Q. My cane plant is producing brown growth at the very top. What is this?
Your cane plant has the botanical name dracaena.These plants are native to Africa and Asia. A tall dracaena may resemple a palm tree but have quite different cultural requirements from classic palm trees. In particular, dracaena are able to manage with limited bright, indirect light of just a few hours a day, so it is probably in the right spot.
In addition to the browning, new growth that you mentioned, I notice in the photo that the leaves are drooping a bit more than they should. That could be because it is experiencing cold drafts. Is there air conditioning in your home? Dracaena like to be kept at 65 to 75 degrees. If the temperature drops lower for a week or so, the plant will recover but only if temperatures above 65 degrees are restored. If a plant is kept near the vent where cold air is coming from a cooling system, it is experiencing intermittent blasts that are far cooler than the room. Your plant also needs a great deal of humidity. Frequently spraying the leaves if they are reachable, operating a humidifier or keeping dishes of wet pebbles near the base of the plant will add to its good health and reduce the chance of insect problems.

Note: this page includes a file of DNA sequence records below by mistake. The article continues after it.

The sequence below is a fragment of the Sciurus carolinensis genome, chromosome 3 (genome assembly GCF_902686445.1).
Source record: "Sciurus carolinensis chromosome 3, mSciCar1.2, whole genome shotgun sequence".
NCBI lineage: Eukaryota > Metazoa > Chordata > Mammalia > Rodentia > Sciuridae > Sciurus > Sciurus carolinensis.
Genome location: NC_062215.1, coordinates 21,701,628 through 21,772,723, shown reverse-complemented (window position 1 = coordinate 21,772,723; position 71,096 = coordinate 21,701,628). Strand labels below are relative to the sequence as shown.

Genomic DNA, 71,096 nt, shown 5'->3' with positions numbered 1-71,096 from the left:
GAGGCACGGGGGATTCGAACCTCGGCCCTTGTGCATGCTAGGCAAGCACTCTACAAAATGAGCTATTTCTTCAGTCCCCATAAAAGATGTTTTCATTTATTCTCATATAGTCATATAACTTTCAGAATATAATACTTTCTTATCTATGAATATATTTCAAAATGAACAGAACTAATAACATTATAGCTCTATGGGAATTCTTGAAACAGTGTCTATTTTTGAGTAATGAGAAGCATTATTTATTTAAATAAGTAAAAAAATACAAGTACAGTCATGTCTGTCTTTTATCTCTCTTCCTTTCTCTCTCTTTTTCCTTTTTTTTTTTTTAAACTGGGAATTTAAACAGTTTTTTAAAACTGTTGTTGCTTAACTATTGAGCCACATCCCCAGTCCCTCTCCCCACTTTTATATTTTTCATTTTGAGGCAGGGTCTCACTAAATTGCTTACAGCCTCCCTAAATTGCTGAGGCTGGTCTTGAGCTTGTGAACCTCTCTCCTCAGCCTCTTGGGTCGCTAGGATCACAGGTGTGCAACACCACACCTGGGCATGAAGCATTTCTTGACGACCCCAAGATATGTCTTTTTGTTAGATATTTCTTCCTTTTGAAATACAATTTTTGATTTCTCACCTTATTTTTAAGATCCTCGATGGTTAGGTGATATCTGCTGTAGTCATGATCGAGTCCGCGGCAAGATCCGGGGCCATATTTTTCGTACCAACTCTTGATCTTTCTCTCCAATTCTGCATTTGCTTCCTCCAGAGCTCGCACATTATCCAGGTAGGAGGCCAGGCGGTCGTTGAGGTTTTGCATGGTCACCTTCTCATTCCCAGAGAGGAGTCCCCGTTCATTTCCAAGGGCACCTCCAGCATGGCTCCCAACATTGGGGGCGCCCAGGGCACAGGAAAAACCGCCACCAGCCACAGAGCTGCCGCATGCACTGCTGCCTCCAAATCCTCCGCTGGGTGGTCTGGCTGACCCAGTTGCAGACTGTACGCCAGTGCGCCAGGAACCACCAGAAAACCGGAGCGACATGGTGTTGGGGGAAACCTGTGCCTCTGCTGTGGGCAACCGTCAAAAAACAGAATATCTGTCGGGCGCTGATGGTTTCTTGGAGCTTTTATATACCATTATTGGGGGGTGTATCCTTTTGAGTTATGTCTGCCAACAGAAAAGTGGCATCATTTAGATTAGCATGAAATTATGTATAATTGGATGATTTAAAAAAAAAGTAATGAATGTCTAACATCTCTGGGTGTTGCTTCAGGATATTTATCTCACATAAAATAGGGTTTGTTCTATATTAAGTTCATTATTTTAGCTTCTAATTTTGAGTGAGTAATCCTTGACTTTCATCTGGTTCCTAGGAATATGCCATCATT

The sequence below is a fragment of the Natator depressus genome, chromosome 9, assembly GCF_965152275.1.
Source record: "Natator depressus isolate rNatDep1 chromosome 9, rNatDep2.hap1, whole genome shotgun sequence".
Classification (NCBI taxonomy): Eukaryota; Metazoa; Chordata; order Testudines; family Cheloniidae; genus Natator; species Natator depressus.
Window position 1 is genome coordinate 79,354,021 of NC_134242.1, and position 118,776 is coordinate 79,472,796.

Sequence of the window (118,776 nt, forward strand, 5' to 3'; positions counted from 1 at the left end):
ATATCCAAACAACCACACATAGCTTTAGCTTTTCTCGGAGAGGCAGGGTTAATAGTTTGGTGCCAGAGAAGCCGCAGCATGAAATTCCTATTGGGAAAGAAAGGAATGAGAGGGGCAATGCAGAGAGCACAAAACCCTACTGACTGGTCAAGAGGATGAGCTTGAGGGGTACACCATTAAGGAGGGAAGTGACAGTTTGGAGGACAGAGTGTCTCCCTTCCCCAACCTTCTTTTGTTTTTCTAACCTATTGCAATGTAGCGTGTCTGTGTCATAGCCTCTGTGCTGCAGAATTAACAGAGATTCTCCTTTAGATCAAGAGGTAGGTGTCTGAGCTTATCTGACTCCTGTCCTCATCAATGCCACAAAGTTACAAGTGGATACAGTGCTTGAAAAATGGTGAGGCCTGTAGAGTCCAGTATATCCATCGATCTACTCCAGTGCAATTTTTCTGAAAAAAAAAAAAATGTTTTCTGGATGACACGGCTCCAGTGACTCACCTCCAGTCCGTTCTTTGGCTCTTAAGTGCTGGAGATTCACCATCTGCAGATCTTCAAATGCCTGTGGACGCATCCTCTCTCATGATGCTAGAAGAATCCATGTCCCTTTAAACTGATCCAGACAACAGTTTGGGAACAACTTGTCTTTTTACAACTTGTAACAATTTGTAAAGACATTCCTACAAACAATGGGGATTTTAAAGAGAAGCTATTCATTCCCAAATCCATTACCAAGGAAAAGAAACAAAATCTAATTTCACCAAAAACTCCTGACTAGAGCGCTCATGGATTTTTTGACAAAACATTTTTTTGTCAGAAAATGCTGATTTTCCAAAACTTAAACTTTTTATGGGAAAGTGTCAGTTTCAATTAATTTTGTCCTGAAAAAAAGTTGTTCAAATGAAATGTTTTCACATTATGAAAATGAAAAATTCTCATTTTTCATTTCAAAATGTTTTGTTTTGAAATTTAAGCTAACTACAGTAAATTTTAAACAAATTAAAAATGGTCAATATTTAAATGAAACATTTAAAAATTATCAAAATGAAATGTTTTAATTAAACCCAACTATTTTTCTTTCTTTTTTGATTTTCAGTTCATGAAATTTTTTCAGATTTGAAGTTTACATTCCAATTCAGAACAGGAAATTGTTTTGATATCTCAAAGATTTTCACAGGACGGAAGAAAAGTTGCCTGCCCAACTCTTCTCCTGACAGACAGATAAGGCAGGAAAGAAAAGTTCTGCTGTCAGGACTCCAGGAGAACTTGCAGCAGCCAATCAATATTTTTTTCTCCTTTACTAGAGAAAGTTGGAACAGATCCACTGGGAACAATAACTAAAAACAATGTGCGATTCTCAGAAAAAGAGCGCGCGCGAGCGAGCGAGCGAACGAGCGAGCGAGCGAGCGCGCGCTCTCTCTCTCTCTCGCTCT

The brown new growth you are concerned with could also be related to blasts of colder air. Stem rot begins at the top of the plant and moves downwards. It can only be addressed by cutting the plant back dramatically and waiting for new growth to sprout.
If you are sure that your plant has not been exposed to cold air, the problem could be over-watering. You did not mention whether leaf tips are also turning brown, but that would probably also occur if the plant is getting too much water and some of the leaves may be turning yellow and dropping. Your plant needs to be kept moist during the growing season but never standing in water and the soil needs to drain well. If you think this could be the problem, you will need to un-pot the plant and check whether the roots have rotted to determine if the plant will survive. If a good portion of the roots are still white and healthy, you can cut away the diseased roots and re-pot.
Courtesy of NYBG Plant Information
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